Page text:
Full of flavour
We chat with Ottolenghi and co-author Ixta Belfrage about their latest mouth-watering cookbook, Flavour from Penguin Random House.
What makes Flavour so special?
Flavour is a celebration of wonderful, versatile vegetables, and how to build flavour with them. But it is not only a collection of beautiful recipes, but an approachable deep dive (and yes, we realise those words don’t usually go together) into how to create flavour bombs, and crucially why they work. We’ve done this by highlighting the processes that enhance vegetables, what you can pair them with to draw out distinct qualities and the sheer depth of flavour that some vegetables naturally possess that allows them to play starring roles.
What are the most versatile and adaptable vegetables?
All vegetables are versatile and adaptable, and can be enjoyed raw, cooked and in all shapes and forms. In Flavour a very good example of this is kohlrabi. Most people have only ever eaten kohlrabi raw, which we love (see our Kohlrabi ‘noodle’ salad) but we also love it cooked. There are three recipes in Flavour which ask you to roast kohlrabi (Potato and gochujang baked eggs, barley, tomato and watercress stew and Berbere ratatouille). Roasting the vegetable turns it into an irresistibly sweet and soft version of itself.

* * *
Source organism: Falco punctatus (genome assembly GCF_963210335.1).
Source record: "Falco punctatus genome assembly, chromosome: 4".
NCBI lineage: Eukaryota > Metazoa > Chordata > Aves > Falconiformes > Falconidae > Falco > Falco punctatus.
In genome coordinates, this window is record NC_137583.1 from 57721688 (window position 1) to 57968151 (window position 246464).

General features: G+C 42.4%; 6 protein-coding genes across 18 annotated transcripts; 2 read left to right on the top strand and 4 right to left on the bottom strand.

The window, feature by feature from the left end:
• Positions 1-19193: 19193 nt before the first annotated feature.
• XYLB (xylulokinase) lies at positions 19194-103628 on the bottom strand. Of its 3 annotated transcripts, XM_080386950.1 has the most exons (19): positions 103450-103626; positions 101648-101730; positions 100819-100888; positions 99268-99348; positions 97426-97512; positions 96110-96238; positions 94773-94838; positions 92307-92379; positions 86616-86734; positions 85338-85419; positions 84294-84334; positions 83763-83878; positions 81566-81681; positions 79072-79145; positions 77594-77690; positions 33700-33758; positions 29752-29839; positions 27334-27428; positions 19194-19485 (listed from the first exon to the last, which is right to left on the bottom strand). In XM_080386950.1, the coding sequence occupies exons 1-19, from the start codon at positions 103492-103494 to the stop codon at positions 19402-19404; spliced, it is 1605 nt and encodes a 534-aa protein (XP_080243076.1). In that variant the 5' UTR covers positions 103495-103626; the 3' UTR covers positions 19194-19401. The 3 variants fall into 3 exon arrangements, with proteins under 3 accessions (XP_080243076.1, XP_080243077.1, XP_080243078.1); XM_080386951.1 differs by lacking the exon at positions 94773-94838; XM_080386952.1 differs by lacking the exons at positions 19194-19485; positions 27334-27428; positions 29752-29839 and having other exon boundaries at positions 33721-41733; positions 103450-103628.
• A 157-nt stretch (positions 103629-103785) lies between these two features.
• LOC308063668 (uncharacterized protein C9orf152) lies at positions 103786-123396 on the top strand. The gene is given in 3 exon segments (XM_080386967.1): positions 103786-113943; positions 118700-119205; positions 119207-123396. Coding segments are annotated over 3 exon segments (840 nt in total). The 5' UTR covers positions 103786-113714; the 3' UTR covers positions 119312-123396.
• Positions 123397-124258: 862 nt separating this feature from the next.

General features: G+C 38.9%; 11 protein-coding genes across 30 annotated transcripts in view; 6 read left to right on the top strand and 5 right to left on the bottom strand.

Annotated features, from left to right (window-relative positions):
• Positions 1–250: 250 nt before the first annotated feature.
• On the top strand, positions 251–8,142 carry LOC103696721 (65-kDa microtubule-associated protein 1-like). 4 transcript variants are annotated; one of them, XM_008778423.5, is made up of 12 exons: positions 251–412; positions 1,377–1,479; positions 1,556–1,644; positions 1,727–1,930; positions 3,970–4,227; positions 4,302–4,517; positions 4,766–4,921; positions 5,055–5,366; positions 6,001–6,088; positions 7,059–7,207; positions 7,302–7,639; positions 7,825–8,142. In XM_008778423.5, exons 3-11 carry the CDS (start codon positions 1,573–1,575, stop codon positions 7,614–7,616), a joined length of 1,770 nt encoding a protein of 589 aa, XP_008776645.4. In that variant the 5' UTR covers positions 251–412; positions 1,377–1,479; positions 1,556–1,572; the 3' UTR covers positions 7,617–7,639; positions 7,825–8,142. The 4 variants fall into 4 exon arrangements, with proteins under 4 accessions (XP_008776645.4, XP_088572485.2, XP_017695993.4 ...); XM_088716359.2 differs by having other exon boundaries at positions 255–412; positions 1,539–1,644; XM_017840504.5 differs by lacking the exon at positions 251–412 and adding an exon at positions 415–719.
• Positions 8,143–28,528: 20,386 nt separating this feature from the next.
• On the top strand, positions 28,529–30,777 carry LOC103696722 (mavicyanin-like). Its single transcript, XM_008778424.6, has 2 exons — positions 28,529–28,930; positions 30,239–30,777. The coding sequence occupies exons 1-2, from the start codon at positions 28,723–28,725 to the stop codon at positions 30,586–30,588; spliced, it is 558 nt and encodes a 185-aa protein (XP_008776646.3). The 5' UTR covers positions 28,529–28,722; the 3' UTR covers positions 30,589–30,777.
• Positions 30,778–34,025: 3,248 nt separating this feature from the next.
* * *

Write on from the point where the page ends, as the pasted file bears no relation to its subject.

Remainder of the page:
How has your approach to cooking vegetables changed since Plenty ?
It’s not so much that the approach has changed, but that there are now new influences in the Test Kitchen in the form of Ixta – who brings with her knowledge of Brazilian and Mexican cuisine and ingredients and Noor – who brings with her a natural flair for cooking the food of her native Bahrain as well as the Middle East.
What are your favourite dishes in the book?
Our favourite dishes in the book change every time we look at it – but our core favourites are the Miso butter onions, the Spicy mushroom lasagne, the Sweet and sour brussel sprouts with chestnuts and grapes and the Turnip Cake.
What are your staple ingredients, always to be found in your fridge / pantry?
It’s a fairly long list, but we couldn’t live without olive oil, tomato paste, dried chillies, tahini, soy sauce, za’atar, miso, parmesan, anchovies, lemons and garlic.